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What develops talent better: early specialization in a particular field, or participating in a wide range of activities and winnowing down to one’s passion at a later age? David Epstein in his book Range (Why generalists triumph in a specialized world) states it can be both, but only in certain specialized circumstances. Tiger Woods focused on golf from the time he was 1.5 years old. He is the perfect example of the “10,000 hours of work to reach expertise” school of thought. Roger Federer, meanwhile, played many sports and didn’t focus on tennis until he reached his mid-teens. The answer is that in simple, defined tasks such as sports, early specialization can be effective. The problem is that most of the problems in our world are not simple. They are highly complex and require conceptual thinking to solve.

Epstein describes how our education system misses the mark when it teaches children to solve problems in terms of rules—instead of helping them learn why the rules work as they do. This teaching limits children’s conceptual development. My kids used to get frustrated with me when I helped them with their math homework. They wanted to know how to do it, and I insisted on teaching them why the rules work the way they do. It took longer, but today they are the better for it. This trend continues into college and beyond. Advanced degrees are becoming more and more specialized, leading to what Epstein defines as cognitive entrenchment. According to Epstein, we live in a complex world where there are very few simple problems that follow the rules. The people who are successful at solving problems and creating new products in the complex world have developed a broad range of interests and are able to see beyond their own specialties. 

This concept has been described as lateral thinking, analogical thinking and inside view versus outside view. Much has been written about this very important topic, but I consider Range the best book by far at defining the causes of the problem and the remedies in an easily understood and memorable manner. I ask a simple question regarding everything I eat. Is it WTC (worth the calories)? I ask a similar question regarding the books I read. This one is definitely WTT (worth the time).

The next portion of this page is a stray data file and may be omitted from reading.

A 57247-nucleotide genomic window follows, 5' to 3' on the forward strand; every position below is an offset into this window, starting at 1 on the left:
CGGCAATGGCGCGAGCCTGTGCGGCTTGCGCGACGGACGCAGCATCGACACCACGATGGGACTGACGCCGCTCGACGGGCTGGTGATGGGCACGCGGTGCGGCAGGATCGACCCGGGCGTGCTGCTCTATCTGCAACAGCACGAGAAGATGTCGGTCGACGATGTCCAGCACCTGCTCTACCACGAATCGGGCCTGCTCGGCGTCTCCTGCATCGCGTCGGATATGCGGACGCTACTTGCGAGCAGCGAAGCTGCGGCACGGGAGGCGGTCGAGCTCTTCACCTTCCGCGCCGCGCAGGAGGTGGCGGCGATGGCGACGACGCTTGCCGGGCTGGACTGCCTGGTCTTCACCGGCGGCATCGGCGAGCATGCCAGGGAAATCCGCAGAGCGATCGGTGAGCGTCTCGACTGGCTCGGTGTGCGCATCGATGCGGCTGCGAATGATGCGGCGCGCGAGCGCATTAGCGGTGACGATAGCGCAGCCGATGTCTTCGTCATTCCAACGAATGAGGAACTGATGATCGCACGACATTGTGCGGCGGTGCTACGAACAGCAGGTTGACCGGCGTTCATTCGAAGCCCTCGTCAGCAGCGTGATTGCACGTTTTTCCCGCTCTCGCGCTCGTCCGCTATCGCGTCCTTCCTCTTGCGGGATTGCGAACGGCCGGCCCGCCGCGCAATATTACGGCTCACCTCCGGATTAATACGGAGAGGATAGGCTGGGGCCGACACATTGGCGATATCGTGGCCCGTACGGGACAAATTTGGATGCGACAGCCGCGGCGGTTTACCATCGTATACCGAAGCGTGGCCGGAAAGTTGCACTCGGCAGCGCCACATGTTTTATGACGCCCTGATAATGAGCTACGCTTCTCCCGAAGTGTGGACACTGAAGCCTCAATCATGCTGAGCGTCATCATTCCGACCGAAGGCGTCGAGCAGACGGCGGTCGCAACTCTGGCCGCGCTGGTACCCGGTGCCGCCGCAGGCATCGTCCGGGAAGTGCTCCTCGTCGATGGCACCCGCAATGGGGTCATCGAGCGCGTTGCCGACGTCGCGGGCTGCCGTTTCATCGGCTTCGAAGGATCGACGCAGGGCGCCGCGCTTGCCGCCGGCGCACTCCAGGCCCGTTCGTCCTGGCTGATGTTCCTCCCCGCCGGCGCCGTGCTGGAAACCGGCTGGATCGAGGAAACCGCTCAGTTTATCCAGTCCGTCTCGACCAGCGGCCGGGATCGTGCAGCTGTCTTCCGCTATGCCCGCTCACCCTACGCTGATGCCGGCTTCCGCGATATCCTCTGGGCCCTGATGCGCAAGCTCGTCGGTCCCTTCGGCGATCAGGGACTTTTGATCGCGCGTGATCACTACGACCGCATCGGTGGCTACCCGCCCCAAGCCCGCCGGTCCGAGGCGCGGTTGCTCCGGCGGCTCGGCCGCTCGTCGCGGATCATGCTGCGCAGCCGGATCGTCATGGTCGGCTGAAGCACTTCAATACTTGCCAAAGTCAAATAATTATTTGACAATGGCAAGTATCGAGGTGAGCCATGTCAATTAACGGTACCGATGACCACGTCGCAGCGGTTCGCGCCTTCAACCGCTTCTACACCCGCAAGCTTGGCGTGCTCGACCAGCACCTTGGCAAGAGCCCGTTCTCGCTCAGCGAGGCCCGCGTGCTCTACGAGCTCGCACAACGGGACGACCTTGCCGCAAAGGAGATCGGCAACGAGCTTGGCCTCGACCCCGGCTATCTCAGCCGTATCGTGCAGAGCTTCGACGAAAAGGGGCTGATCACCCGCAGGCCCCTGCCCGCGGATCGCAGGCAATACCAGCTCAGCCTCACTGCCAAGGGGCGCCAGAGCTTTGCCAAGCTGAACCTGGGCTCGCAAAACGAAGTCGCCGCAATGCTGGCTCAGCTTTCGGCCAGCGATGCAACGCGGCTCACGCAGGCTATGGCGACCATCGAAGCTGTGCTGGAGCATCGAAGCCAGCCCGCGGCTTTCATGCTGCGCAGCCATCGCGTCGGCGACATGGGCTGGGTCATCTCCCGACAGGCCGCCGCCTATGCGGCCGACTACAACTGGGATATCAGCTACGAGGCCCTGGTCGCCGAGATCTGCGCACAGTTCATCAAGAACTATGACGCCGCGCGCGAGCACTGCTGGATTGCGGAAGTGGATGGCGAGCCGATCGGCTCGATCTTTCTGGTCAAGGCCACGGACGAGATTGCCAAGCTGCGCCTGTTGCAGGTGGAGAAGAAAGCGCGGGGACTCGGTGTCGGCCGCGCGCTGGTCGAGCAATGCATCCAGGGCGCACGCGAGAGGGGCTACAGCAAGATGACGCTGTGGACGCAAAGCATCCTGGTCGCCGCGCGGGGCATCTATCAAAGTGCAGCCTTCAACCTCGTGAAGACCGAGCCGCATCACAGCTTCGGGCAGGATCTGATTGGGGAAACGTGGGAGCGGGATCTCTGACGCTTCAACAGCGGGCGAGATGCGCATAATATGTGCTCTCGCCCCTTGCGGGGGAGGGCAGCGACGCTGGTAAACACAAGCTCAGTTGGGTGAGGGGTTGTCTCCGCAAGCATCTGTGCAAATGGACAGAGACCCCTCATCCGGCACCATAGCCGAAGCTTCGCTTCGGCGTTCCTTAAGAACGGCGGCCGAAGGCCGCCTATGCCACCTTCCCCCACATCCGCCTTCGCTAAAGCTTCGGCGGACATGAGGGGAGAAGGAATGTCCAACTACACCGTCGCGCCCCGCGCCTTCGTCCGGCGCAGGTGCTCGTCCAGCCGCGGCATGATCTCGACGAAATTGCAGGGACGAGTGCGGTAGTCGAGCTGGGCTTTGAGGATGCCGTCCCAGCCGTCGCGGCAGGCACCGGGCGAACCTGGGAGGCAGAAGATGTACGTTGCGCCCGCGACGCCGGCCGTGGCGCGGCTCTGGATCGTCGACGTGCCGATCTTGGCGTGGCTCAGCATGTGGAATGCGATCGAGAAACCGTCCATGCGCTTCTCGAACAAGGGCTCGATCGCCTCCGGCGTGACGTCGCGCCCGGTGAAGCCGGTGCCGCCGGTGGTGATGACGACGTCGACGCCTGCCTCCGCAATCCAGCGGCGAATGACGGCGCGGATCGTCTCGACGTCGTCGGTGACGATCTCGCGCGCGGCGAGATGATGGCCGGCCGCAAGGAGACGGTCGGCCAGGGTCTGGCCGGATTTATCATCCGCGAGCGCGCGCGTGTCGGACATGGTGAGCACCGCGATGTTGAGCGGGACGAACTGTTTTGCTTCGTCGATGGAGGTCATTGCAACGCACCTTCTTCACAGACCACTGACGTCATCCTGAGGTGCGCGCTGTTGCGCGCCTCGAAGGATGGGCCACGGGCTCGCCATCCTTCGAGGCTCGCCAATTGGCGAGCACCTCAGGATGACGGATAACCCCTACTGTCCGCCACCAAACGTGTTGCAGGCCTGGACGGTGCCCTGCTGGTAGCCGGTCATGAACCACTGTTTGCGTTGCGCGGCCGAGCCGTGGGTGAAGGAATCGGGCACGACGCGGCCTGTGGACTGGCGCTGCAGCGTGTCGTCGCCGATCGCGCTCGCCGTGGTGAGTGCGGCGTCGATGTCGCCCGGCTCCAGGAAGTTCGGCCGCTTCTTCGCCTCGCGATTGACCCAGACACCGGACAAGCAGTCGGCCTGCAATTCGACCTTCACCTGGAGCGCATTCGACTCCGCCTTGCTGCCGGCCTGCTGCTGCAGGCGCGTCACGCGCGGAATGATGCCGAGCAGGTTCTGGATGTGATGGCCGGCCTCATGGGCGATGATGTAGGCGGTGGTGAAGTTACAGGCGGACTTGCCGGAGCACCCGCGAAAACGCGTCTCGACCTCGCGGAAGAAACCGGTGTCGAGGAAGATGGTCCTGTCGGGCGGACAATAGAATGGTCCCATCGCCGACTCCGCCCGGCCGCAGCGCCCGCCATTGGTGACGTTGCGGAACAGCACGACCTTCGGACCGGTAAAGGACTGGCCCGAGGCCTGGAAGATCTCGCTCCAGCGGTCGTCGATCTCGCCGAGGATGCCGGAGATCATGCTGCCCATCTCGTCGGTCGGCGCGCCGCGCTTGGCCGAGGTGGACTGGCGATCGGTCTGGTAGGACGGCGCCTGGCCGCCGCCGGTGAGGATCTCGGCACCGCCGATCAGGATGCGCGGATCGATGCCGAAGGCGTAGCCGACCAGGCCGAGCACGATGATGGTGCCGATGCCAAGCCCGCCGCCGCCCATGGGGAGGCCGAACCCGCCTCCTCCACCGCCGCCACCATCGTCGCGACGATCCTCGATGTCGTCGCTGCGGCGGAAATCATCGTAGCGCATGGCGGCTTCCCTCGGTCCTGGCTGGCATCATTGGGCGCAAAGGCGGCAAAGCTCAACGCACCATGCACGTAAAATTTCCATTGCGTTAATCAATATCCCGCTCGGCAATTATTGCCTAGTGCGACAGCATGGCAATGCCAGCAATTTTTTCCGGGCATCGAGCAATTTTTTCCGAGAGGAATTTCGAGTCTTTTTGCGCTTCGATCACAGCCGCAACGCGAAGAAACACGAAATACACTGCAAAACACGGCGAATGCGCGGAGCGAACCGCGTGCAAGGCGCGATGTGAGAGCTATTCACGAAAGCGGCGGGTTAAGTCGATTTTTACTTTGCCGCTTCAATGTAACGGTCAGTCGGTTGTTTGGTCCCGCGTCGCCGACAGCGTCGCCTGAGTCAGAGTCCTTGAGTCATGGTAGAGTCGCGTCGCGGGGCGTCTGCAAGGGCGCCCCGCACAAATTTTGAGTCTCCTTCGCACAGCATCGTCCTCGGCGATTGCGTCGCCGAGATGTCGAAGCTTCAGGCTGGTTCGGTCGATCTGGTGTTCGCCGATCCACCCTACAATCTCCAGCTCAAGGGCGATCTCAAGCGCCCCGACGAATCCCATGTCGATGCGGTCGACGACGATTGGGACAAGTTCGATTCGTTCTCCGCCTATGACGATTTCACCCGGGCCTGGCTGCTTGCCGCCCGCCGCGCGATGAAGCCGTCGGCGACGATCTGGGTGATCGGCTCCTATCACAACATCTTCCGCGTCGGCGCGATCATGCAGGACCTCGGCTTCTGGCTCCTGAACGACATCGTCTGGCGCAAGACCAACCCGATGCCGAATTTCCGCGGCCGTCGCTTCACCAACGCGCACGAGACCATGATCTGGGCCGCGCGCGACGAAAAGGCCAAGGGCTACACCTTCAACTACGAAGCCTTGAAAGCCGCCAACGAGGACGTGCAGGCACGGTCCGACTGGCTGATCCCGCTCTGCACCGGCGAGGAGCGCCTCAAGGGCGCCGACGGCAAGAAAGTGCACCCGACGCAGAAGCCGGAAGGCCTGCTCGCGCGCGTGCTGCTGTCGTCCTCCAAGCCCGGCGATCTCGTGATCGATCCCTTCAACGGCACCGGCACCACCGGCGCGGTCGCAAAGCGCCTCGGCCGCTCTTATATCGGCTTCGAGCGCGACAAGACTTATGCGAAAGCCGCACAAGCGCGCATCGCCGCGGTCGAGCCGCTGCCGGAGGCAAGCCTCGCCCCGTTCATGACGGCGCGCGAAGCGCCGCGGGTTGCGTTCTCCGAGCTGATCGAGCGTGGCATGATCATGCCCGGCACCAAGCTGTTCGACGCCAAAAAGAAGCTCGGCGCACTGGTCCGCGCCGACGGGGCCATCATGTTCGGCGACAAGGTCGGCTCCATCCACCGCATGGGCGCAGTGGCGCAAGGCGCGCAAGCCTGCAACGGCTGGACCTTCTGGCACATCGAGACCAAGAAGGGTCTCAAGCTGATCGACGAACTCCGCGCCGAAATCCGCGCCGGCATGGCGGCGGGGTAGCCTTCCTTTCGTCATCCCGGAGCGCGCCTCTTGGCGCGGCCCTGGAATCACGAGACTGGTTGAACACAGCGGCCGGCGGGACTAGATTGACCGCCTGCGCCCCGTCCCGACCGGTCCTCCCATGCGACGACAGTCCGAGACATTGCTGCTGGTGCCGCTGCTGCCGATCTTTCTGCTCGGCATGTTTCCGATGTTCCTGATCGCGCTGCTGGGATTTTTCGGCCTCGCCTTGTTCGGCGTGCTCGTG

First Principles: What America’s Founders Learned from the Greeks and Romans and How That Shaped Our Country by Thomas E. Ricks was recommended by a fellow book club member.  It is an enlightening treatise on how the educations of our four most important founders shaped their worldviews and our form of government. Three of them—Jefferson, Adams and Madison—had extensive educations based on classical history, primarily Greek. Washington, the fourth founder, was not educated in a traditional manner. He learned by listening to and observing others. We will revisit this.

This is an excellent book, helping us understand the principles the founders focused on building into our constitution. The first one is individual liberty, which came from Greek thought but also the Scottish philosophers Adam Smith and John Stuart Mill. This principle is unique throughout history: Our government exists to serve us. That is why our economy works better.

The next principle is based on individual virtue. It calls for every person to live a virtuous life. This focus on virtue has disappeared in politics over time and been replaced with the politics of expediency. It is no wonder our federal government has the lowest trust of the American people in history. We live in a time when it is almost impossible to have an honest conversation about differing ideas to learn from each other. Now, opposing views must be vilified and attributed to moral failings and hatred. Does this sound like cognitive entrenchment? Now you know why these two books were paired together.

Let’s return to George Washington. He didn’t start out well in life. He initially was a failure as a military commander. He wasn’t well educated, but he was humble enough to know that he could and should learn from others and from his own mistakes. General Washington was a generalist, and that is why he is revered as the Father of our Country. This is only a small part of what is in this very readable, informative book. 

Ralph Stayer is an avid reader and former CEO of Johnsonville Sausage, leads a book club in Naples with about a dozen other high-power friends. The group only reads non-fiction as a way to keep learning and sharpening the mind. Every month, Stayer shares the latest page-turners earning a permanent spot on his ever-expanding bookshelves.

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